Given how important financial skills are to navigating life, it’s surprising that our schools don’t teach children about money. As a parent, however, you can teach your child important financial lessons — and you should.
“Look at the mortgage crisis and how many families lost their homes — 3.9 million foreclosures. Look at the amount of money — $1.1 trillion—we owe in student loan debt. The amount — $845 billion — we owe in credit card debt. It’s pretty clear that adults don’t know much about money. To help the next generation avoid the mistakes of their elders, and to live financially fit lives, they need to be taught the essentials about money,” says Beth Kobliner, author of the New York Times bestseller Get a Financial Life, and a member of the President’s Advisory Council on Financial Capability who spearheaded the creation of Money as You Grow, which offers age-appropriate money lessons for children.
Kobliner says children as young as three years old can grasp financial concepts like saving and spending. And a report by researchers at the University of Cambridge commissioned by the United Kingdom’s Money Advice Service revealed that kids’ money habits are formed by age 7.
“The sooner parents start taking advantage of everyday teachable money moments (for example, give a six-year-old $2 and let her choose which fruit to buy), the better off our kids will be. Parents are the number one influence on their children’s financial behaviors, so it’s up to us to raise a generation of mindful consumers, investors, savers, and givers,” she says.
Below are the top money lessons to be learned at each age.
Ages 3-5: You may have to wait to buy something you want.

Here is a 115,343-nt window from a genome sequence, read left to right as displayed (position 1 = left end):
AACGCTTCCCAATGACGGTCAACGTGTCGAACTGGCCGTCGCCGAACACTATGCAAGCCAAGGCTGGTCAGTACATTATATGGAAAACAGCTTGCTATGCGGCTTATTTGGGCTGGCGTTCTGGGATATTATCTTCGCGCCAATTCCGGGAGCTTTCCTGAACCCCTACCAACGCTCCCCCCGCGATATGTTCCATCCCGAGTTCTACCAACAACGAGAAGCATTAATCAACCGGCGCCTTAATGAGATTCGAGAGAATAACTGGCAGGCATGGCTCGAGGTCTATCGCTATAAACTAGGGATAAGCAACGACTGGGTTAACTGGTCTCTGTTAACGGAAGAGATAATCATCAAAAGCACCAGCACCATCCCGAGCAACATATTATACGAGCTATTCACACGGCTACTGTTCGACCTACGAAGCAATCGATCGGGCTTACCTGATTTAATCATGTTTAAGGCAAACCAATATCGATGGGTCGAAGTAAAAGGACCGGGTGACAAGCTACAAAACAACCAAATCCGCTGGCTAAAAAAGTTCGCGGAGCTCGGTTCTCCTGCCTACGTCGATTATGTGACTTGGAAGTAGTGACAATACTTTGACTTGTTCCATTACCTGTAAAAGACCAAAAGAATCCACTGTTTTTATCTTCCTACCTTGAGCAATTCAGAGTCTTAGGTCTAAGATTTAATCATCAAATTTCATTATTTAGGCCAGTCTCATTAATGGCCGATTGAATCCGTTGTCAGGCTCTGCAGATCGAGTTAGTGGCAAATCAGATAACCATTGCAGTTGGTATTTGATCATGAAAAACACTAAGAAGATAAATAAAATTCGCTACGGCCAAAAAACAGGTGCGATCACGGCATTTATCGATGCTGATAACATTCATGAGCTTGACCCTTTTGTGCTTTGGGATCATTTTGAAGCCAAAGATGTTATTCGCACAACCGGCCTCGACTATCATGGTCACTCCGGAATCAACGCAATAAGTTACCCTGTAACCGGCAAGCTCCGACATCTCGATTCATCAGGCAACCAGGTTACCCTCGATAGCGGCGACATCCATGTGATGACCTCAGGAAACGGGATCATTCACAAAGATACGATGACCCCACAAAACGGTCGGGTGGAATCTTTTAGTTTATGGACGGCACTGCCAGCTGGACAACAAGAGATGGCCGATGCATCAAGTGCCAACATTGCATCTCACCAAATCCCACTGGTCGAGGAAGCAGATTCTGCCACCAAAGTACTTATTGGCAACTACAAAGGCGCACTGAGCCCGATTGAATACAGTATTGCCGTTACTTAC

“This is a hard concept for people to learn of all ages,” says Kobliner. However, the ability to delay gratification can also predict how successful one will be as a grown-up. Kids at this age need to learn that if they really want something, they should wait and save to buy it.
Money lessons at this age set the tone for later on. “You really can’t start too early,” says Kobliner. Speaking of her own family, she says, “When we go into a store, if I say, ‘We don’t have money for this,’ they’re smart — they know we have credit cards,” So, she would say, “We’re here to buy a gift for X, and we’re not going to buy anything for you, because we’re not here for that.” Kids then quickly learn that going into a store doesn’t always mean you’ll buy something.
Ages 6-10: You need to make choices about how to spend money.
At this age, it’s important to explain to your child, “Money is finite and it’s important to make wise choices, because once you spend the money you have, you don’t have more to spend,” Kobliner says. While at this age, you should also keep up with activities like the saving, spending and sharing jars, and goal-setting, you should also begin to engage your child in more adult financial decision-making.
Ages 11-13: The sooner you save, the faster your money can grow from compound interest.
At this age, you can shift from the idea of saving for short-term goals to long-term goals. Introduce the concept of compound interest, when you earn interest both on your savings as well as on past interest from your savings.
Ages 14-18: When comparing colleges, be sure to consider how much each school would cost.
Search for the “net price calculator” on college websites to see how much each costs when including other expenses besides tuition. But don’t let the price tag discourage your child. Explain how much more college grads earn than people without college degrees, making it a worthwhile investment.
Ages 18+: You should use a credit card only if you can pay the balance off in full each month.
It is all too easy to slide into credit card debt, which could give your child the burden of paying off credit card debt at the same time as student loans. Plus, it could affect his or her credit history, which could make it difficult to, say, buy a car or a home, or even to get a job. Sometimes, prospective employers check credit.
“The average household owes $7,084 in credit card debt. To reverse the trend of spending beyond our means and racking up hundreds of dollars a year in interest, it’s critical that parents teach their kids how to use credit cards responsibly (or better yet—not at all!—unless they can pay the total bill every month),” says Kobliner.
This article was written by Laura Shin and originally posted at forbes.com on October 15, 2013. Read the article in its entirety by clicking here.